41. Tsuno, N., Bessett, A., & Ritche, K. (2005). Sleep and depression. Journal of Clinical Psychiatry, 66, 1254–1269.

    Article  PubMed  Google Scholar 

  42. van der Spek, N., Vos, J., van Uden-Kraan, C., Breitbart, W., Cuijpers, P., Knipscheer-Kuipers, K., & Verdonck-de Leeuw, I. (2014). Effectiveness and cost-effectiveness of meaning-centered group psychotherapy in cancer survivors: Protocol of a randomized controlled trial. BMC Psychiatry, 14, 22.

    Article  PubMed Central  PubMed  Google Scholar 

  43. Van Reekum, C. M., Urry, H. L., Johnstone, T., Thurow, M. E., Frye, C. J., Jackson, C. A., ... Davidson, R. J. (2007). Individual differences in amygdala and ventromedial prefrontal cortex activity are associated with evaluation speed and psychological well-being. Journal of Cognitive Neuroscience, 19, 237–248.

    Article  PubMed  Google Scholar 

  44. Vincent, G., & Velkoff, V. (2010). The next four decades: The older population in the United States 2010 to 2050. Washington, D.C.: US Census Bureau.

    Google Scholar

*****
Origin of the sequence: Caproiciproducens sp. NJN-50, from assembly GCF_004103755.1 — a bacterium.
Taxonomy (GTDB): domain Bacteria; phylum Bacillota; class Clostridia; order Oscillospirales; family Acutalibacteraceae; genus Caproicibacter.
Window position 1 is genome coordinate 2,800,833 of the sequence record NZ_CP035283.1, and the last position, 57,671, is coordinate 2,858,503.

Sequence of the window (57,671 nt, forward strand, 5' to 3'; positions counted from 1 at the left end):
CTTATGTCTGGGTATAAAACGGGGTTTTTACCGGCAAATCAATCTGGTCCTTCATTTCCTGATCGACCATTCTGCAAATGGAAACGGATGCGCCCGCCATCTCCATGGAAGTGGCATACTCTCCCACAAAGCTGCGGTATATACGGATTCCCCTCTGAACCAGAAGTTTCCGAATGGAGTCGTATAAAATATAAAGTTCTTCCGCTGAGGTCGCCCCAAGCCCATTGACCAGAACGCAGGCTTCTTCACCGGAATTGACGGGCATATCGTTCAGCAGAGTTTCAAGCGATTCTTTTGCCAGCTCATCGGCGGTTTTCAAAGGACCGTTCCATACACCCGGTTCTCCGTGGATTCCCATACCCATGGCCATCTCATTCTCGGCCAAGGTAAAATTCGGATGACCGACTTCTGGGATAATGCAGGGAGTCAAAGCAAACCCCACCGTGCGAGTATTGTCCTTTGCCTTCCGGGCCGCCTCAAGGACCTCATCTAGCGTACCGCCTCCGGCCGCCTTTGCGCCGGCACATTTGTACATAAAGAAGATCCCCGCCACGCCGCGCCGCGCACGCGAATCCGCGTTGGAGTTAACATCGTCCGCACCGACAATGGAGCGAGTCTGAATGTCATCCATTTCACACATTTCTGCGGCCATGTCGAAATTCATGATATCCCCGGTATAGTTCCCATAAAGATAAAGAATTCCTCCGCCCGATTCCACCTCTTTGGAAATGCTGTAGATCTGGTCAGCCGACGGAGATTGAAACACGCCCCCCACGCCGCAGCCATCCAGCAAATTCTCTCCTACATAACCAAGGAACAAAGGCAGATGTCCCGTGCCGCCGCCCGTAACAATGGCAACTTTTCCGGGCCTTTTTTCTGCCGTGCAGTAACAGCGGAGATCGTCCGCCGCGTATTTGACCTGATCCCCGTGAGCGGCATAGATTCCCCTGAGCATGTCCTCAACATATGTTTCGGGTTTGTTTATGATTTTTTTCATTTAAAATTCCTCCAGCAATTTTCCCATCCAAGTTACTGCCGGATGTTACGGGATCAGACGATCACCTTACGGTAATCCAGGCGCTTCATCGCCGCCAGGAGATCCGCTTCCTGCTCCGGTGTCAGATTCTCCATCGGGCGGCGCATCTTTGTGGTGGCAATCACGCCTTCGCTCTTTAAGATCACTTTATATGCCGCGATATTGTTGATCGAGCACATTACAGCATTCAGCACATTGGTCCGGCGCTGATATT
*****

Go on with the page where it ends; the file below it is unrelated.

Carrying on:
45. Wells, J., & Bush, H. (2002). Purpose in life and breast health behavior in Hispanic and Anglo women. Journal of Holistic Nursing, 20, 232–249.

    Article  PubMed  Google Scholar 

Download references

Acknowledgments

We would like to thank the editor and the anonymous reviewers for their valuable comments and suggestions. The HRS (Health and Retirement Study) is sponsored by the National Institute on Aging (Grant Number NIA U01AG009740) and is conducted by the University of Michigan.

Conflict of interest

Eric S. Kim, Shelley D. Hershner, and Victor J. Strecher declare that they have no conflict of interest.

Human and animal rights and informed consent

All procedures followed were in accordance with ethical standards of the responsible committee on human experimentation (institutional and national) and with the Helsinki Declaration of 1975, as revised in 2000. Informed consent was obtained from all patients for being included in the study.

Author information

Affiliations

Authors

Corresponding author

Correspondence to Eric S. Kim.

Rights and permissions

Reprints and Permissions

About this article

Verify currency and authenticity via CrossMark

Cite this article

Kim, E.S., Hershner, S.D. & Strecher, V.J. Purpose in life and incidence of sleep disturbances. J Behav Med 38, 590–597 (2015). https://doi.org/10.1007/s10865-015-9635-4

Download citation

Keywords

  • Purpose in life
  • Meaning in life
  • Well-being
  • Sleep
  • Sleep disturbance